Catholic Church is losing influence, Pope Francis warns

Since becoming pope in 2013, Francis has sought to shake up the powerful and conservative Curia. (AP)
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Updated 21 December 2019

Catholic Church is losing influence, Pope Francis warns

  • ‘We are no longer the only ones today to produce culture, neither the first nor the most listened to’
  • Pope Francis: Change requires ‘a change in pastoral mentality’

VATICAN CITY: Pope Francis on Saturday called on church leaders for a “change in mentality,” saying the Christian faith is less heeded — even ignored — in the modern world.
New methods were needed to help “reposition our ways of thinking and our attitudes,” the pope warned in his traditional Christmas greetings to the Roman Curia, the Vatican’s top administrative body.
“We are no longer the only ones today to produce culture, neither the first nor the most listened to,” the Argentinian pontiff said.
“We are no longer in a regime of Christianity because faith — especially in Europe, but also in a large part of the West — is no longer an obvious presupposition of living together; worse, it is often denied, mocked, marginalized and ridiculed.”
The change requires “a change in pastoral mentality,” said the Jesuit pope, the first from Latin America in the history of the Catholic Church.
Since becoming pope in 2013, Francis has sought to shake up the powerful and conservative Curia. But he has continued to be met by resistance from many members of the body who reject greater control over their freedom and finances.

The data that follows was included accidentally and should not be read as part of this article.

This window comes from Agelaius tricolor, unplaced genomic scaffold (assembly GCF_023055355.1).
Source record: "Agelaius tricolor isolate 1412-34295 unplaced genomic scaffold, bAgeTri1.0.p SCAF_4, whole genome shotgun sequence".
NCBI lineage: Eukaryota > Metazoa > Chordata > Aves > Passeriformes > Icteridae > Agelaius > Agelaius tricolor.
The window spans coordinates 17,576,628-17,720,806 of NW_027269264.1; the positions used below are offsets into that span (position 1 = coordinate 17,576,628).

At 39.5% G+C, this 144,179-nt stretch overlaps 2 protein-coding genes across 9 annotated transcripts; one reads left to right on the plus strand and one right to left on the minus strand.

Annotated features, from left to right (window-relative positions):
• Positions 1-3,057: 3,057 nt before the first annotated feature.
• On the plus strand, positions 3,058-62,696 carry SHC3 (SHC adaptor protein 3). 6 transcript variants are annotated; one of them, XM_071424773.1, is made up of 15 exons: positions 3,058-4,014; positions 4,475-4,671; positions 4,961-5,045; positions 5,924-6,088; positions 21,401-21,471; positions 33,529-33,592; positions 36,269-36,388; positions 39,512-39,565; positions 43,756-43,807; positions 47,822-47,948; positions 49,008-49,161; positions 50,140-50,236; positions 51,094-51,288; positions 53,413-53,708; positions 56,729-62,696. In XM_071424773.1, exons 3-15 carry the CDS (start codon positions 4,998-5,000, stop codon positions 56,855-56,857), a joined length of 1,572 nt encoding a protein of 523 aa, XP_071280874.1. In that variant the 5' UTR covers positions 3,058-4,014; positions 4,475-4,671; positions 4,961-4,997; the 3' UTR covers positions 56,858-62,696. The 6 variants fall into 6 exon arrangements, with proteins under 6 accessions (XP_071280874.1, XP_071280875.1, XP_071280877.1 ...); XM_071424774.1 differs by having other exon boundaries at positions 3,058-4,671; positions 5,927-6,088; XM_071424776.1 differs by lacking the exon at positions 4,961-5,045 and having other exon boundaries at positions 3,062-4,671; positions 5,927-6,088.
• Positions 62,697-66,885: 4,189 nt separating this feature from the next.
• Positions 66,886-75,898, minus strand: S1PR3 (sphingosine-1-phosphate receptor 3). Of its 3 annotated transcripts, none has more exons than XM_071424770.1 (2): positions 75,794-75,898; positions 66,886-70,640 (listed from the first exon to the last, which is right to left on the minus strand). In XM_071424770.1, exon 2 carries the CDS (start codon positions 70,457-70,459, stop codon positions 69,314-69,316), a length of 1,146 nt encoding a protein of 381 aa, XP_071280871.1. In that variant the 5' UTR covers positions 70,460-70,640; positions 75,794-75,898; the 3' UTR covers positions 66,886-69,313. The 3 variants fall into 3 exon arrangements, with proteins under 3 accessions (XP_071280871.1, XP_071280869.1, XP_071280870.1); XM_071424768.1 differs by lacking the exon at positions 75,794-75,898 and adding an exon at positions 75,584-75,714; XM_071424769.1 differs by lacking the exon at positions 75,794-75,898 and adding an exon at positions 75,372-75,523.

In previous Christmas greetings, Francis has taken a harsher tone against the cardinals and bishops within the Curia, calling out “cliques” and “traitors” within the bureaucracy.
Francis has created new “dicasteries,” or ministries, such as in communication, to better respond to a more digitized culture and try to break down the silos between different departments.
In his speech on Saturday, Francis also warned against “the temptation to fall back on the past” instead of “engaging in significant changes.”
Such “rigidity,” he said, “arises from the fear of change that ends up spreading stakes and obstacles in the land of common good, transforming it into a land mine of incommunicability and hate.”


Turkey's coronavirus death toll hits record for seventh day in a row

Updated 29 November 2020

Turkey's coronavirus death toll hits record for seventh day in a row

ISTANBUL: Turkey's daily COVID-19 death toll hit a record high for a seventh consecutive day on Sunday, with 185 fatalities in the last 24 hours, data from the Health Ministry showed.
The number of new cases of coronavirus infections, including asymptomatic ones, fell slightly to 29,281. For four months, Turkey only reported symptomatic cases, but since Wednesday it has reported all cases.
The total number of deaths since the start of the pandemic in March stood at 13,558.